The caoutchouc

Published April 14, 2018

The caoutchouc

Word caoutchouc comes from the Indian word "caou" - tree and "tchouc" - cry. Notched bark of the tree Hevea, the Indians of South America made it "cry" and collected effluent juice - latex when heated latex smallest contained therein resin beads combined and precipitated. Washing the precipitate and maintaining it over the fire, the Indians received...

Liquid metal

Published April 14, 2018

Liquid metal

The statement that mercury is the only liquid metal at room temperature (18-22 degrees Celsius) is known to everyone from school years. It is invariably reproduced in many current manuals and even reference books and encyclopedias on chemistry and metallurgy. The liquid metal of France, melting at a temperature of 8 degrees Celsius, eliminated the mercury monopoly...

Kerosene

Published April 14, 2018

Kerosene

Kerosene is a combustible mixture of liquid hydrocarbons (from C8 to C15) with a boiling point in the range 150-2500 C, transparent, colorless ( or slightly yellowish), slightly oily to the touch. The very interpretation of the word "kerosene" is already curious...

Drawing with iodine

Published April 14, 2018

Drawing with iodine

What good is the experience of drawing with iodine - everything you need for it, probably, is at home: a candle, pharmacy iodine (alcohol solution, iodine tincture) and some worthless iron object - an old door hinge, a key from an unknown lock or a lock whose keys are lost. The metal surface on which iodine will be painted, polish the emery cloth to a shine...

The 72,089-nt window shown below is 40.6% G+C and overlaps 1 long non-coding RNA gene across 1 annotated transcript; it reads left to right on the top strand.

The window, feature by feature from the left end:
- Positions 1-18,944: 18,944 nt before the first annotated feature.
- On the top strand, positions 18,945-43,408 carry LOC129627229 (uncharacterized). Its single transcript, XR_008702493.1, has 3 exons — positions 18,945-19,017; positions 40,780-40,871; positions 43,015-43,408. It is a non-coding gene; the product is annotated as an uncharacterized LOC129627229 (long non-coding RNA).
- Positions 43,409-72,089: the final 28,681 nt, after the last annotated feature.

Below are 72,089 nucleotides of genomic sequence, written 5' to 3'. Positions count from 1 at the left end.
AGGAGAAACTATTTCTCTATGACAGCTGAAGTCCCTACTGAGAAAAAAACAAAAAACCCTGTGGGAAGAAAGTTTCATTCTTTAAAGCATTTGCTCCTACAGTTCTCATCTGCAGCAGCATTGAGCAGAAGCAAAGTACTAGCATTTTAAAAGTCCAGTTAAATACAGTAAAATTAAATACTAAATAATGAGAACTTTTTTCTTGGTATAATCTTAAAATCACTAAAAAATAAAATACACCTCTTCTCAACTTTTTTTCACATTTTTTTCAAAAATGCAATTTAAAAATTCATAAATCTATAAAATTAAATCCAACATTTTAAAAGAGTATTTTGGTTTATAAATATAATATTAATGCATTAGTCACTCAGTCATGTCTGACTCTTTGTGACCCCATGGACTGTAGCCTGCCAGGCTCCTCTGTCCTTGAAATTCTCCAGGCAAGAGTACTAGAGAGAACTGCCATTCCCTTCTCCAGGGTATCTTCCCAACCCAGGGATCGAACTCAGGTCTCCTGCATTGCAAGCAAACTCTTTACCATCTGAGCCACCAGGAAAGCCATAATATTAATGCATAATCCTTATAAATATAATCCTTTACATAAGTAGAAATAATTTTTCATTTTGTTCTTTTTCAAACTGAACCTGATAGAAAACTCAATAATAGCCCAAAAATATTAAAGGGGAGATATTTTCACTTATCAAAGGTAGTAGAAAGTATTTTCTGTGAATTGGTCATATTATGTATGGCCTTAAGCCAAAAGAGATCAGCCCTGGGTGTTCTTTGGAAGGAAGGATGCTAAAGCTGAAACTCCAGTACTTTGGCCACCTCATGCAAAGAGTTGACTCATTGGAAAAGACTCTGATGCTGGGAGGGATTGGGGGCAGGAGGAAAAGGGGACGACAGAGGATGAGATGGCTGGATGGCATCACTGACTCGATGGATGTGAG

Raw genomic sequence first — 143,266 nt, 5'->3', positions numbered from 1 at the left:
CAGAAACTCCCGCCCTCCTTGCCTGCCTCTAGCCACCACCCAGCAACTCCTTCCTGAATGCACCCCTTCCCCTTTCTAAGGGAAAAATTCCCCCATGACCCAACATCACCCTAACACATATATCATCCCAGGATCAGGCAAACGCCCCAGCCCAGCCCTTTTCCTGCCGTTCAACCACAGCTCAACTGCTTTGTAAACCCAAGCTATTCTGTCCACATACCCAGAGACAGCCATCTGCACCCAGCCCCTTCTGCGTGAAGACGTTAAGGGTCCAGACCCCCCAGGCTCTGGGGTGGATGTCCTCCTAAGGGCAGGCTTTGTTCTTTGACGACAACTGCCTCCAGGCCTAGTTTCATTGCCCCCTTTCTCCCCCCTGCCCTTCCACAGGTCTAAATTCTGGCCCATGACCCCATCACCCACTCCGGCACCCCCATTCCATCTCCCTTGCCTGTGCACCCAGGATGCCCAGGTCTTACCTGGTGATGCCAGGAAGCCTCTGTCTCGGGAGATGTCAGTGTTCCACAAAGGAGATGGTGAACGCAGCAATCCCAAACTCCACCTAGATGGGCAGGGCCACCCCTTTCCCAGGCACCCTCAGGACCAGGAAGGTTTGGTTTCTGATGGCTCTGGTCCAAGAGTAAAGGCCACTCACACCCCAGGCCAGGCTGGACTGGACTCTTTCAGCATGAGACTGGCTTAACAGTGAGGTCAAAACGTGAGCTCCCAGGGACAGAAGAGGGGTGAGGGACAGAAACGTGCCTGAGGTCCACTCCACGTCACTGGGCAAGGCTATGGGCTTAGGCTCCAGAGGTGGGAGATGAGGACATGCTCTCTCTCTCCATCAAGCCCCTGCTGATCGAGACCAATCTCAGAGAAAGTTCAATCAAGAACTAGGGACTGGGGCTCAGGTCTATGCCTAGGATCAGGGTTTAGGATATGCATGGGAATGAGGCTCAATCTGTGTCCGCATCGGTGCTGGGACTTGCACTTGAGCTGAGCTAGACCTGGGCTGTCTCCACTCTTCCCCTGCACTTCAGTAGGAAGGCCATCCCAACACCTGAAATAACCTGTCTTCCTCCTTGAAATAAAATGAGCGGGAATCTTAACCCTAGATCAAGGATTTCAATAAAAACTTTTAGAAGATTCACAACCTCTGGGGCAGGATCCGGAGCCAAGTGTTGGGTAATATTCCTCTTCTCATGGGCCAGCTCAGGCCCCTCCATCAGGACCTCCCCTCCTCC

The adsorption

Published April 14, 2018

The adsorption

With the physicochemical phenomenon, which will now be discussed, probably everyone knows, although, perhaps, not everyone knows that it is called adsorption. Even if you did not pass adsorption in the classroom, you observed it repeatedly. As soon as you put an inkblot on paper or, worse, on clothes, then immediately get acquainted with this phenomenon...

Svante Arrhenius and electrolytic dissociation

Published April 14, 2018

Svante Arrhenius and electrolytic dissociation

In 1884, the great Swedish chemist Svante Arrhenius in his doctoral dissertation first introduced the world to his famous teaching - electrolytic dissociation. The new theory was so revolutionary that it caused extraordinary twists of fate in the life of this scientist. At first the whole world seemed to take hostilely to his ideas...

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